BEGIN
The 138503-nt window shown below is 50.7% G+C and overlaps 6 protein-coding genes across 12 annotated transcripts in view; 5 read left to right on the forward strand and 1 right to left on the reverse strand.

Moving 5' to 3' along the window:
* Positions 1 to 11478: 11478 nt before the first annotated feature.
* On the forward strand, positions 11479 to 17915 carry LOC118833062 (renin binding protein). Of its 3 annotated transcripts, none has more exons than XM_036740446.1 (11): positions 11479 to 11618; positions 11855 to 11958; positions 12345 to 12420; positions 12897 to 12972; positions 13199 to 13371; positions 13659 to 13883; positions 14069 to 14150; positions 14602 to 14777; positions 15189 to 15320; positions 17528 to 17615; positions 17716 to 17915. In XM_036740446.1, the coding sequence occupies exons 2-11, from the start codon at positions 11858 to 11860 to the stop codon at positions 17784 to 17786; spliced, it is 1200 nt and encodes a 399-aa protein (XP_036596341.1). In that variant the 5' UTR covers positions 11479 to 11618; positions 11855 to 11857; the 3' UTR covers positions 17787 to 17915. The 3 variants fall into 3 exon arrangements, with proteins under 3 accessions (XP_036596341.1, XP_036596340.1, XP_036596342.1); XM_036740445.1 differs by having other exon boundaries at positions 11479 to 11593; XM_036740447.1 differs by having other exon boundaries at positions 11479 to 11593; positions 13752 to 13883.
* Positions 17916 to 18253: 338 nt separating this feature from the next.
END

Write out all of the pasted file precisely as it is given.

The 138503-nt window shown below is 50.7% G+C and overlaps 6 protein-coding genes across 12 annotated transcripts in view; 5 read left to right on the forward strand and 1 right to left on the reverse strand.

Moving 5' to 3' along the window:
* Positions 1 to 11478: 11478 nt before the first annotated feature.
* On the forward strand, positions 11479 to 17915 carry LOC118833062 (renin binding protein). Of its 3 annotated transcripts, none has more exons than XM_036740446.1 (11): positions 11479 to 11618; positions 11855 to 11958; positions 12345 to 12420; positions 12897 to 12972; positions 13199 to 13371; positions 13659 to 13883; positions 14069 to 14150; positions 14602 to 14777; positions 15189 to 15320; positions 17528 to 17615; positions 17716 to 17915. In XM_036740446.1, the coding sequence occupies exons 2-11, from the start codon at positions 11858 to 11860 to the stop codon at positions 17784 to 17786; spliced, it is 1200 nt and encodes a 399-aa protein (XP_036596341.1). In that variant the 5' UTR covers positions 11479 to 11618; positions 11855 to 11857; the 3' UTR covers positions 17787 to 17915. The 3 variants fall into 3 exon arrangements, with proteins under 3 accessions (XP_036596341.1, XP_036596340.1, XP_036596342.1); XM_036740445.1 differs by having other exon boundaries at positions 11479 to 11593; XM_036740447.1 differs by having other exon boundaries at positions 11479 to 11593; positions 13752 to 13883.
* Positions 17916 to 18253: 338 nt separating this feature from the next.